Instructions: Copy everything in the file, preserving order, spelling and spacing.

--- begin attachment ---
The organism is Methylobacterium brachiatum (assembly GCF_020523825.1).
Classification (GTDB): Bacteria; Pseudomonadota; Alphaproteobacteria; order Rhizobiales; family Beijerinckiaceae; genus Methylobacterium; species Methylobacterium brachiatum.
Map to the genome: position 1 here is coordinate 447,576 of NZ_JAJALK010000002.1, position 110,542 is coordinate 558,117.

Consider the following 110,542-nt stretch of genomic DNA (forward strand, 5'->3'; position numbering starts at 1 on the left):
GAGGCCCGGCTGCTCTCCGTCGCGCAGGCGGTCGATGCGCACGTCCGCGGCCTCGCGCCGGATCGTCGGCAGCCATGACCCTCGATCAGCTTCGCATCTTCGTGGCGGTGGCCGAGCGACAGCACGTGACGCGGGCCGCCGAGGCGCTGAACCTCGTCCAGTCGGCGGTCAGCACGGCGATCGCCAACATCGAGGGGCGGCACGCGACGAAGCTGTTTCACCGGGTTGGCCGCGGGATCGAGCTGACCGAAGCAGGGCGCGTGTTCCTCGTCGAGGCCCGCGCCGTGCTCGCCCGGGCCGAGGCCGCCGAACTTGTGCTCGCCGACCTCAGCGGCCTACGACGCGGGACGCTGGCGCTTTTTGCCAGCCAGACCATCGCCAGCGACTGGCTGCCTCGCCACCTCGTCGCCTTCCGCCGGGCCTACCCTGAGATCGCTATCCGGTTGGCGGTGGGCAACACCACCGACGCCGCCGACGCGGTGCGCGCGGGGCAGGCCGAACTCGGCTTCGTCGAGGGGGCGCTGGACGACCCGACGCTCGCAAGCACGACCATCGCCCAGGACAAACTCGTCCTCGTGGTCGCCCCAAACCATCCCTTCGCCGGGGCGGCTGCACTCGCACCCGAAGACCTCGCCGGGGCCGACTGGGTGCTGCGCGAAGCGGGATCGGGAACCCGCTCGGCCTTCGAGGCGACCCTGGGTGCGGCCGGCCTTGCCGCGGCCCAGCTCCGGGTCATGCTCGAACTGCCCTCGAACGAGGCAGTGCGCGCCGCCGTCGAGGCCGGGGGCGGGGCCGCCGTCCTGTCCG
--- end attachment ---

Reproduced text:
The organism is Methylobacterium brachiatum (assembly GCF_020523825.1).
Classification (GTDB): Bacteria; Pseudomonadota; Alphaproteobacteria; order Rhizobiales; family Beijerinckiaceae; genus Methylobacterium; species Methylobacterium brachiatum.
Map to the genome: position 1 here is coordinate 447,576 of NZ_JAJALK010000002.1, position 110,542 is coordinate 558,117.

Consider the following 110,542-nt stretch of genomic DNA (forward strand, 5'->3'; position numbering starts at 1 on the left):
GAGGCCCGGCTGCTCTCCGTCGCGCAGGCGGTCGATGCGCACGTCCGCGGCCTCGCGCCGGATCGTCGGCAGCCATGACCCTCGATCAGCTTCGCATCTTCGTGGCGGTGGCCGAGCGACAGCACGTGACGCGGGCCGCCGAGGCGCTGAACCTCGTCCAGTCGGCGGTCAGCACGGCGATCGCCAACATCGAGGGGCGGCACGCGACGAAGCTGTTTCACCGGGTTGGCCGCGGGATCGAGCTGACCGAAGCAGGGCGCGTGTTCCTCGTCGAGGCCCGCGCCGTGCTCGCCCGGGCCGAGGCCGCCGAACTTGTGCTCGCCGACCTCAGCGGCCTACGACGCGGGACGCTGGCGCTTTTTGCCAGCCAGACCATCGCCAGCGACTGGCTGCCTCGCCACCTCGTCGCCTTCCGCCGGGCCTACCCTGAGATCGCTATCCGGTTGGCGGTGGGCAACACCACCGACGCCGCCGACGCGGTGCGCGCGGGGCAGGCCGAACTCGGCTTCGTCGAGGGGGCGCTGGACGACCCGACGCTCGCAAGCACGACCATCGCCCAGGACAAACTCGTCCTCGTGGTCGCCCCAAACCATCCCTTCGCCGGGGCGGCTGCACTCGCACCCGAAGACCTCGCCGGGGCCGACTGGGTGCTGCGCGAAGCGGGATCGGGAACCCGCTCGGCCTTCGAGGCGACCCTGGGTGCGGCCGGCCTTGCCGCGGCCCAGCTCCGGGTCATGCTCGAACTGCCCTCGAACGAGGCAGTGCGCGCCGCCGTCGAGGCCGGGGGCGGGGCCGCCGTCCTGTCCG